OMD has better lenses than APS-C and 5-Axis IBIS. It has a 300mm (600mm) lens but on a NEX it only has a 210mm (315mm). I see a ton of good macro shots from the m43 60mm lens.

            I just don’t have experience with m43 to know what the raw picture IQ looks like. I will try to find some to download to compare to my APS-C raw files. Most m43 pictures I see has a lot of over PP and they only post small sizes like 800x.

            • The Real Stig

              If you want to look at output straight out of the camera, you can download this zip: http://www.solidfiles.com/d/a2f980381d/

              It contains a .orf which is the RAW file and a medium sized jpg output by the camera simultaneously. I had the E-M5 set to make a RAW and a medium sized jpg for each shot. I

              Olympus jpgs straight out of the camera are very good. I usually just adjust RGB levels if required and that’s it.

          • Pam

            Those pictures look really good but can any average person get IQ like that with an OMD and a Leica 25mm without spending hours PP? I ask because I have seen some good one like the link above and some really bad ones too on Flickr when I did a “OMD EM5 Flickr” google search.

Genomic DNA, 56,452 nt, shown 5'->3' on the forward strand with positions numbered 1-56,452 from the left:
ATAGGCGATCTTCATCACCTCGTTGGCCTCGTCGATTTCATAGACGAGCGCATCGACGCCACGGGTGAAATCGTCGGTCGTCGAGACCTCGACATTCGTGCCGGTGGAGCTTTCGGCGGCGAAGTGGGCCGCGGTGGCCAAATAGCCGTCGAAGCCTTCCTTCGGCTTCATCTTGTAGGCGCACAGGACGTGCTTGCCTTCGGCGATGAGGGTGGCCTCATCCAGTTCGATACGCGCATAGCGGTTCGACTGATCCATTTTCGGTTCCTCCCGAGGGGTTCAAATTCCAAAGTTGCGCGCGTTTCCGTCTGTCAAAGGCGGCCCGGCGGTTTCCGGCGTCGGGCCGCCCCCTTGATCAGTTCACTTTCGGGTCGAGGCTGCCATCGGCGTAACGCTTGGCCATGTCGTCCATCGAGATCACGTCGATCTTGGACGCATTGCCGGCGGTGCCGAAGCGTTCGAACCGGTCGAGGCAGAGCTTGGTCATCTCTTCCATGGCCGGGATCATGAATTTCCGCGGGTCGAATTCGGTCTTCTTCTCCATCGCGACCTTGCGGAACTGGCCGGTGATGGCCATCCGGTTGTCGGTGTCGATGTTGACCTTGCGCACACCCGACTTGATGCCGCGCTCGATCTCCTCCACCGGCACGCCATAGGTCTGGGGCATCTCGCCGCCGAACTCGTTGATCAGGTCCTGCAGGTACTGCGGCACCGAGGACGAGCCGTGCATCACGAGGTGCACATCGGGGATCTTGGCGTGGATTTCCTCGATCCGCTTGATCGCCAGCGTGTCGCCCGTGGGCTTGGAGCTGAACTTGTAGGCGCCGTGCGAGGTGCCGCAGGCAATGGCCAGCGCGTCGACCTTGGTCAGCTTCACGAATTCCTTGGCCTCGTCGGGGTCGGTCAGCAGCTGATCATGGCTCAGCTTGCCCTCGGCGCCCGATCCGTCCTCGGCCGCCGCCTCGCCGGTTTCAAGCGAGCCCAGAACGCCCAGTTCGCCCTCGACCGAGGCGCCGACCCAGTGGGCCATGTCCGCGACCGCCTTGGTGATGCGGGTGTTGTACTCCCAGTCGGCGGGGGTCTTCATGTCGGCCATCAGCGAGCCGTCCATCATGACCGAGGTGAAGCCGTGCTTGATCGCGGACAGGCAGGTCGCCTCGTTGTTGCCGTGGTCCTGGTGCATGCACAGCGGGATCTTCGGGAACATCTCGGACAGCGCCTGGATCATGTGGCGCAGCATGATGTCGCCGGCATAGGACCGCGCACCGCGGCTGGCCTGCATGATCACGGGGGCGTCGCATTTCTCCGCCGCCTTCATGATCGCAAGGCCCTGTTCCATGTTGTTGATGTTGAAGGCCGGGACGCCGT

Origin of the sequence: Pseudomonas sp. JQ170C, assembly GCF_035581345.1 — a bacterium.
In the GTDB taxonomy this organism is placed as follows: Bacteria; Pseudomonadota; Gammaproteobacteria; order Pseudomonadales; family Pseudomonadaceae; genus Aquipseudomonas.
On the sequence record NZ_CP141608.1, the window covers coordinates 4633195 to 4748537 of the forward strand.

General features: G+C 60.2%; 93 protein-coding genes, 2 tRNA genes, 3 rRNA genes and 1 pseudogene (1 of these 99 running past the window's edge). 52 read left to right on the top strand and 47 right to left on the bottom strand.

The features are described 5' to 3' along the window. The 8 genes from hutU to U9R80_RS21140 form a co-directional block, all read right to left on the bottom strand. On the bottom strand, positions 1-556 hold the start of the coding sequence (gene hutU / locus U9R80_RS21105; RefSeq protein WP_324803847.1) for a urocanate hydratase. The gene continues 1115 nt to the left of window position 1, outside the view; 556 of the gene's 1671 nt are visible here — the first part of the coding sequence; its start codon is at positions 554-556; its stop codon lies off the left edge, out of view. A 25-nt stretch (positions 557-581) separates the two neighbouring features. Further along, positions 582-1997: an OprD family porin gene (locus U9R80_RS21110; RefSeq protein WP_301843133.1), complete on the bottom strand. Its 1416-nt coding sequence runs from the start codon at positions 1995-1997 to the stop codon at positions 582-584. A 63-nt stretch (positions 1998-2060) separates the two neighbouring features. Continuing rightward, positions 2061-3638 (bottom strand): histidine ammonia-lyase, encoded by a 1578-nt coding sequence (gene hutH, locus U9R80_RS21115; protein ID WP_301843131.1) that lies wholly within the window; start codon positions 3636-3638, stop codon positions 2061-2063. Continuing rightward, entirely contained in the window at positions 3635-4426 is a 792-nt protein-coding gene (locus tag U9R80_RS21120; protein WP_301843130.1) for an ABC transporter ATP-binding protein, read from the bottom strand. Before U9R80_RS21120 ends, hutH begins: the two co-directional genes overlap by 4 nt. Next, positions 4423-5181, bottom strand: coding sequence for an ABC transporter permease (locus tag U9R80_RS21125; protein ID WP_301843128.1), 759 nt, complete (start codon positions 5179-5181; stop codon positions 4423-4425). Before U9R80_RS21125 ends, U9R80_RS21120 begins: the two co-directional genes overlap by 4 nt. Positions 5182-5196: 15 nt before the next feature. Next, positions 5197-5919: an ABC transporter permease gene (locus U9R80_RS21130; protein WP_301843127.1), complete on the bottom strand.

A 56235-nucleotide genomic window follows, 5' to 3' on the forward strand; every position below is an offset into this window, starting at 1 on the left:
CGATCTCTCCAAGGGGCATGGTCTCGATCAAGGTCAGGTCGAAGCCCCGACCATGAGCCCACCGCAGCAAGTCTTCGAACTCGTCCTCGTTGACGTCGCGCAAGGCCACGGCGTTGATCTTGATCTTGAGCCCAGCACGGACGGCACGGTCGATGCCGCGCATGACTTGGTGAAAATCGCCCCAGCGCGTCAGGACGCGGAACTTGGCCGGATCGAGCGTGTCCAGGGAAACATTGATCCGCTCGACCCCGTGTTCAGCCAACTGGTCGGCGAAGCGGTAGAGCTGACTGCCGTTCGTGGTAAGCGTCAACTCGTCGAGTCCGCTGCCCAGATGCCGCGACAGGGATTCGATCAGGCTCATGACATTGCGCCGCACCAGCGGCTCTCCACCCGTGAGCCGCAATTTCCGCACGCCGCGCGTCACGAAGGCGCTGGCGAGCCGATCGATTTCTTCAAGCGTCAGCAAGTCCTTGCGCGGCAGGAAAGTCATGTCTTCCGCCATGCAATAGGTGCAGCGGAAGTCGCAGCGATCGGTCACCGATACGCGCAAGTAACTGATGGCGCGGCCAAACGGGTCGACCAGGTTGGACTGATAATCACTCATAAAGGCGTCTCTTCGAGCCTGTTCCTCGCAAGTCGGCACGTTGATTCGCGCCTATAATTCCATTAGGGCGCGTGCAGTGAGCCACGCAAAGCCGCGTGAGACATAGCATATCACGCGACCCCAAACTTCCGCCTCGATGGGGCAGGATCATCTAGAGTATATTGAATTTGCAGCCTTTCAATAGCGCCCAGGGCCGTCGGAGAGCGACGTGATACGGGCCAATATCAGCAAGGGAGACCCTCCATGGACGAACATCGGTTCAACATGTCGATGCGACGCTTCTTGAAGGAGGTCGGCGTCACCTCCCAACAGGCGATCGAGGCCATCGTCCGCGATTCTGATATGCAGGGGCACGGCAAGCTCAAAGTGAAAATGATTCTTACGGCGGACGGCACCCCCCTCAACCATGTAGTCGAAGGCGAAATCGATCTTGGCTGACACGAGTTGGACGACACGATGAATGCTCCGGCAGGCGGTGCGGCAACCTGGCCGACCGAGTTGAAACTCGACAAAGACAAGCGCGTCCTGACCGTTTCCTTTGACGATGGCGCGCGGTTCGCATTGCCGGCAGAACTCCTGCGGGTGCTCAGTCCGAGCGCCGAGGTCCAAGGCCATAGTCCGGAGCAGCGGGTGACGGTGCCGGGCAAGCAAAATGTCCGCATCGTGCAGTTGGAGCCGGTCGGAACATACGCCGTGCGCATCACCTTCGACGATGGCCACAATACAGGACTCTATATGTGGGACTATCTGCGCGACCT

• OMega

              Pam, if you are based in UK take a look at Damians site

              http://www.damianmcgillicuddy.com/

              and check out the WOW and Experience links

              http://www.damianmcgillicuddy.com/index.php/training/upcoming-courses-and-events,

              you will find out more there from your own experience and with your own equipment or that supplied by Olympus for the use of those attending.

            • The O-MD is very easy to use, images generally don’t require much if any post processing. Composition and subject matter is left down to you :)